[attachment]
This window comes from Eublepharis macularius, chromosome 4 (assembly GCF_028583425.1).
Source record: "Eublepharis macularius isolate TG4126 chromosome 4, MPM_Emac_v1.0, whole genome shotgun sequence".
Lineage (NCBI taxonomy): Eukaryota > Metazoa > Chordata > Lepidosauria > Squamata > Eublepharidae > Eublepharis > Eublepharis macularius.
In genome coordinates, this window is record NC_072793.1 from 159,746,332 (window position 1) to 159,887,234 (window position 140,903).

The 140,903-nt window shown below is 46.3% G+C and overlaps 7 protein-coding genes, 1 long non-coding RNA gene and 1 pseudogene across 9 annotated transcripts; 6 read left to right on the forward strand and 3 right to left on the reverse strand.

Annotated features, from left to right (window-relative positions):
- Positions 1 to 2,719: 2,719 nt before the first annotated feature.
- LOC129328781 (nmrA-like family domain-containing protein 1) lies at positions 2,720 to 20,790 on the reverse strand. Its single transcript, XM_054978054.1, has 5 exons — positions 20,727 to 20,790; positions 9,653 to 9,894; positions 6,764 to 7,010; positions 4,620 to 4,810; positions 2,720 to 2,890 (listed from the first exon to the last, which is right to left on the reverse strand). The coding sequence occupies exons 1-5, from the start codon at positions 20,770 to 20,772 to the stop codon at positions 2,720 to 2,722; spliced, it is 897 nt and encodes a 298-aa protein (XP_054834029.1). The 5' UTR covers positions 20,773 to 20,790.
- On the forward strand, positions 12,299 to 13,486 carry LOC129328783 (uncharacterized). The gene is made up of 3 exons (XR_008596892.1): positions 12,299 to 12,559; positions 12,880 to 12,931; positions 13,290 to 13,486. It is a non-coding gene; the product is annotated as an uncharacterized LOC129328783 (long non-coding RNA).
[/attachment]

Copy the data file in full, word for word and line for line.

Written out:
This window comes from Eublepharis macularius, chromosome 4 (assembly GCF_028583425.1).
Source record: "Eublepharis macularius isolate TG4126 chromosome 4, MPM_Emac_v1.0, whole genome shotgun sequence".
Lineage (NCBI taxonomy): Eukaryota > Metazoa > Chordata > Lepidosauria > Squamata > Eublepharidae > Eublepharis > Eublepharis macularius.
In genome coordinates, this window is record NC_072793.1 from 159,746,332 (window position 1) to 159,887,234 (window position 140,903).

The 140,903-nt window shown below is 46.3% G+C and overlaps 7 protein-coding genes, 1 long non-coding RNA gene and 1 pseudogene across 9 annotated transcripts; 6 read left to right on the forward strand and 3 right to left on the reverse strand.

Annotated features, from left to right (window-relative positions):
- Positions 1 to 2,719: 2,719 nt before the first annotated feature.
- LOC129328781 (nmrA-like family domain-containing protein 1) lies at positions 2,720 to 20,790 on the reverse strand. Its single transcript, XM_054978054.1, has 5 exons — positions 20,727 to 20,790; positions 9,653 to 9,894; positions 6,764 to 7,010; positions 4,620 to 4,810; positions 2,720 to 2,890 (listed from the first exon to the last, which is right to left on the reverse strand). The coding sequence occupies exons 1-5, from the start codon at positions 20,770 to 20,772 to the stop codon at positions 2,720 to 2,722; spliced, it is 897 nt and encodes a 298-aa protein (XP_054834029.1). The 5' UTR covers positions 20,773 to 20,790.
- On the forward strand, positions 12,299 to 13,486 carry LOC129328783 (uncharacterized). The gene is made up of 3 exons (XR_008596892.1): positions 12,299 to 12,559; positions 12,880 to 12,931; positions 13,290 to 13,486. It is a non-coding gene; the product is annotated as an uncharacterized LOC129328783 (long non-coding RNA).